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Jazz singer Cathrine Legardh and the Scottish pianist Brian Kellock are back together in a loving duet on the album 'Love Still Wears A Smile'. The CD is released on 4th April 2013 on Storyville Records, and this is the first time since the debut album 'Gorgeous Creature' (Storyville 2008) that Legardh and Kellock go into the studio together. The album marks ten years of friendship and musical collaboration and interprets exclusively jazz standards, including a handful of lesser known - or more neglected - particular of Henry Mancini and Kurt Weill.
Cathrine Legardh, Brian Kellock
Recording date January 2013 in Iceland. Produced by Sigurdur Flosason
Review by Kjeld Frandsen, Berlingske Tidende
Published July 5th in Berlingske Tidende. Original article here: http://www.b.dk/musik/tosomhedens-mangfoldighed
Even though it is quite simple, you need some sort of extra energy to play duo. At least in the case where a pianist has make up for a whole rhythm section. After all, it is all about maintaining the listener’s attention.
But there are people who go at this without regrets. Among these are singer Cathrine Legardh, who has shown her calibre in different formats and languages. The Danish singer has allied herself with her frequent collaborator, the Scottish pianist Brian Kellock, and together they dive into the huge songbook of jazz. They avoid the most trite works and begin with Charlie Hadens beautiful ballad “First Song” - a charming ear-catcher.
The pianist is what you can call a pianolion, and can seem a bit too pushy on the more aggressive stuff, although Cathrine Legardh doesn’t get intimidated. But there is – as indicated - more balance in the universe of romance and melancholia, and here it is worth noting “Two For The Road”, “Lost In The Stars” and for the perfect ending: “The Party’s Over”.
A jazz singer and a jazz pianist revitalizes some of the established ballads.
Catherine Legard is a jazz singer who has "grown" over time. With her vocals lacked the intensity and authenticity ten years ago, seems today to have found. Love Still Wears A Smile - Legards fourth album at the renowned Danish jazz label Storyville - is her best so far: a focused, complete and single album consisting of established ballads that beautifully redeemed in "interaction" with the talented British pianist Brian Kellock.
Love Still Wears A Smile, which is actually Legards and Kellocks joint album contains only songs with piano accompaniment, so it appears naked. But just that - combined with the resulting intensity and authenticity - makes the album works well. Legard delivers her songs with a warm glow and Kellock his piano playing sometimes with clout, sometimes with a fascinating detained stop.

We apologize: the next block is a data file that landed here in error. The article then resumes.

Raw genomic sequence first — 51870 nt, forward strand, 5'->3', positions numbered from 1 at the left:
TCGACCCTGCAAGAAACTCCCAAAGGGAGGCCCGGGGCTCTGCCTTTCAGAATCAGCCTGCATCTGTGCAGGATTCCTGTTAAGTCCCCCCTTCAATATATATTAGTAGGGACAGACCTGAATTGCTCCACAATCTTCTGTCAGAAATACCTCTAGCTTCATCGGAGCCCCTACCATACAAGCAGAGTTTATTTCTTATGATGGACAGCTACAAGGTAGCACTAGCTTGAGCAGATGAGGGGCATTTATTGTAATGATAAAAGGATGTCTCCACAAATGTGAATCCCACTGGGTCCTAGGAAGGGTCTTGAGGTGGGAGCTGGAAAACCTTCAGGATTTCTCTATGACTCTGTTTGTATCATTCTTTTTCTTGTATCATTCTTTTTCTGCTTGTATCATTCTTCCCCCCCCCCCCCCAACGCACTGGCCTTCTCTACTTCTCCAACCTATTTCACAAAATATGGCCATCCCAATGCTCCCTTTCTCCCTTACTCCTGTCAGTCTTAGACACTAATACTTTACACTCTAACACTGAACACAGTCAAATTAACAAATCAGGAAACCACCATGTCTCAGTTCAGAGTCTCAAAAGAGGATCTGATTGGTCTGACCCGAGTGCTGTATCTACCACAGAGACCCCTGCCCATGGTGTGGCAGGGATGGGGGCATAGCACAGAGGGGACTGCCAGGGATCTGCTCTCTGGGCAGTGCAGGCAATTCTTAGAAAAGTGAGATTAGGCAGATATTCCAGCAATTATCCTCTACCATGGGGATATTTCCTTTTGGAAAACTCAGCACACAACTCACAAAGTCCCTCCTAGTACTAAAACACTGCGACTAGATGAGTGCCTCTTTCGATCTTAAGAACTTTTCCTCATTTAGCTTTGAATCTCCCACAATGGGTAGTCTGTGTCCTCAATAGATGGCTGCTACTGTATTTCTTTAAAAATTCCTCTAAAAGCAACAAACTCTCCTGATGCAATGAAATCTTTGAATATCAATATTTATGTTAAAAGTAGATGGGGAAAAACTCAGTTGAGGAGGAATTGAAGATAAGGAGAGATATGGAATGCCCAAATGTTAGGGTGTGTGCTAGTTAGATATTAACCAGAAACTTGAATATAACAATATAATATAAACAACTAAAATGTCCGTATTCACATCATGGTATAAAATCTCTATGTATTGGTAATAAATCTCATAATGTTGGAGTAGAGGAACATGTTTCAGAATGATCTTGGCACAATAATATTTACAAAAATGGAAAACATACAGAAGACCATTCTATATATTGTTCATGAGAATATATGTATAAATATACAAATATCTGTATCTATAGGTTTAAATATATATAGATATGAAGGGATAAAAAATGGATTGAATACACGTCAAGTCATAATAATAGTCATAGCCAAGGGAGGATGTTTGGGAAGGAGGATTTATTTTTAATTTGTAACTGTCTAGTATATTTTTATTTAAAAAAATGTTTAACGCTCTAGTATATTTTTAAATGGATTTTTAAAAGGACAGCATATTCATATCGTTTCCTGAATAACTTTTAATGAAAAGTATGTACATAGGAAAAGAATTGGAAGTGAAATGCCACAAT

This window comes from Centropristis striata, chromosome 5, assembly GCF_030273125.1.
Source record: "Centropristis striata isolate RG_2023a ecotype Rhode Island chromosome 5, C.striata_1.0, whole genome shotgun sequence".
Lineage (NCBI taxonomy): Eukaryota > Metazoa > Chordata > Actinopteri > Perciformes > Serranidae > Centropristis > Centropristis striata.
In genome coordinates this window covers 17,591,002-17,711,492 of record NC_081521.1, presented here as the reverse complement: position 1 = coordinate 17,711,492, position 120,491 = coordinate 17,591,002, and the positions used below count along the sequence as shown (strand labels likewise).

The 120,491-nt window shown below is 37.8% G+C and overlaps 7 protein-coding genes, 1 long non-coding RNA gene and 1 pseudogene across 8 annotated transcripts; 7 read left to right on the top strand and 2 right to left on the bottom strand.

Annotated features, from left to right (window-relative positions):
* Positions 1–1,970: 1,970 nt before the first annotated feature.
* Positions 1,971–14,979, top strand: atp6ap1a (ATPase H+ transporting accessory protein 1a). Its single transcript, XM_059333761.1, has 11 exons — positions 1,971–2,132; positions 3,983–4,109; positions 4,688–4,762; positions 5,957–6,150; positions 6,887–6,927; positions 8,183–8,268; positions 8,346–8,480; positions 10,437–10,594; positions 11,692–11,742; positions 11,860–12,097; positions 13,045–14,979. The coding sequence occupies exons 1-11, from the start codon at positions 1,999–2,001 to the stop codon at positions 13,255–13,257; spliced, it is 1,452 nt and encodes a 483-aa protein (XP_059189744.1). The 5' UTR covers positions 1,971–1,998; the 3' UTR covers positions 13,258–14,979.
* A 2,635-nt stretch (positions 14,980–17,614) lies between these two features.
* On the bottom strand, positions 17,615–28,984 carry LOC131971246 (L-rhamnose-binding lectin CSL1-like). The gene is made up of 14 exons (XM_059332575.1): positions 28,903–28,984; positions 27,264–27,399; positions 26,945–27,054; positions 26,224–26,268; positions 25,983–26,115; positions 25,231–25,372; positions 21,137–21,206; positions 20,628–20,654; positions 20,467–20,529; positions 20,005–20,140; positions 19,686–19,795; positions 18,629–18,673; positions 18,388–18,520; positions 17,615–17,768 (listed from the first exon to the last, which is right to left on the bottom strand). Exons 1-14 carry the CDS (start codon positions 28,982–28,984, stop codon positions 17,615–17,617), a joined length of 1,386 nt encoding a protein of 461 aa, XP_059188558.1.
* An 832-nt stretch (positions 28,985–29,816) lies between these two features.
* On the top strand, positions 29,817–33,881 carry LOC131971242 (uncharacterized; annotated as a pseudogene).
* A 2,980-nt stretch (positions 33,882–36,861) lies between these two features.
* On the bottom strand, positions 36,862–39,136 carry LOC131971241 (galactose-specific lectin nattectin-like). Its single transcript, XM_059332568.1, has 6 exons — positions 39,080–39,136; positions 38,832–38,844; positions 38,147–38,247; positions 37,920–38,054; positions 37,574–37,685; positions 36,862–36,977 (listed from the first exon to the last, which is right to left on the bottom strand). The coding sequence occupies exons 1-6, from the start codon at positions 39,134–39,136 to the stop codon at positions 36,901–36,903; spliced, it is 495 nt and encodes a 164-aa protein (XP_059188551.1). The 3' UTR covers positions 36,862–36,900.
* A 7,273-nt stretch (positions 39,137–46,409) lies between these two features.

This manages duo to revitalize numbers as Haden and Lincoln's First Song, Moross and Latouches Lazy Afternoon and Styne, Comden and Green's The Party's Over.
London Jazz News
Cathrine Legardh’s vocal/piano duo album opens with the melancholy First Song by Haden/Lincoln; its soaring introduction has an almost ecclesiastical nature which pitches Cathrine’s androgynous soprano against Scottish pianist Brian Kellock’s spacious keys, setting a very classical tone.
Things are jazzed more with Hammerstein and Kern’s Nobody Else but Me and Close Your Eyes by Bernice Petkere, where she pulls around the phrases and swings with and sometimes against Brian’s fatter piano lines. Born in Denmark to Danish/Norwegian/Swedish parents, Cathrine’s accent is quite strong when singing in English; she clips the close of her words with a short purr and never truly opens out - her lips I imagine to be pursed. This style can be advantageous, particularly lending itself to the bebop scat lines she weaves through This is New by Weill/Gershwin.
I particularly enjoyed Two for the Road by Mancini/Bricusse; Cathrine has a continental air that I feel marries perfectly with this delicate harmonic progression. Together Brian and Cathrine explore many possibilities within their duo, both rhythmically and structurally; the more outlandish and contemporary numbers being Peace by Horace Silver encompassing lingering space, dynamic tensions, spoken word and the entirety of the keyboard. Also the percussive, aggressively syncopated No Moon at All by Mann/Evans.
Although I admire risqué arrangements, I personally derived most pleasure from the simpler pieces within this album. The calm resumes in the final number, The Party’s Over by Styne/Comden and Green, and I consider retiring to bed, when a secret track, starting with a poem halts me – a final solo of delicate cocktail piano by Scot, Brian, is the perfect night cap.
Jeanie Barton, Lonond Jazz News
Jan Olsson, digjazz.se
Martin Lutz, Jazzstjerner
The strongly admired Scottish pianist accompanies a rhythmically astute, expressive Danish jazz singer in an intersring duo set on carefully selected standards.
Here’s a gentle and penetrating collection of duets between vocalist Catherine Leghard and sublime pianist Brian Kellock. The songs are familiar to most of us, but the delivery is quite penetrating and personal. A wordless coo on “First Song” sets the mysterious mood here, while “Lazy Afternoon” settles like an evening haze. The pair get a bit eery on a haunting “No Moon At All” and a sensuous reading of Horace Silver’s “Peace” spotlights Legardh’s mix of fragility and elasticity. Impressionistic hues abound here.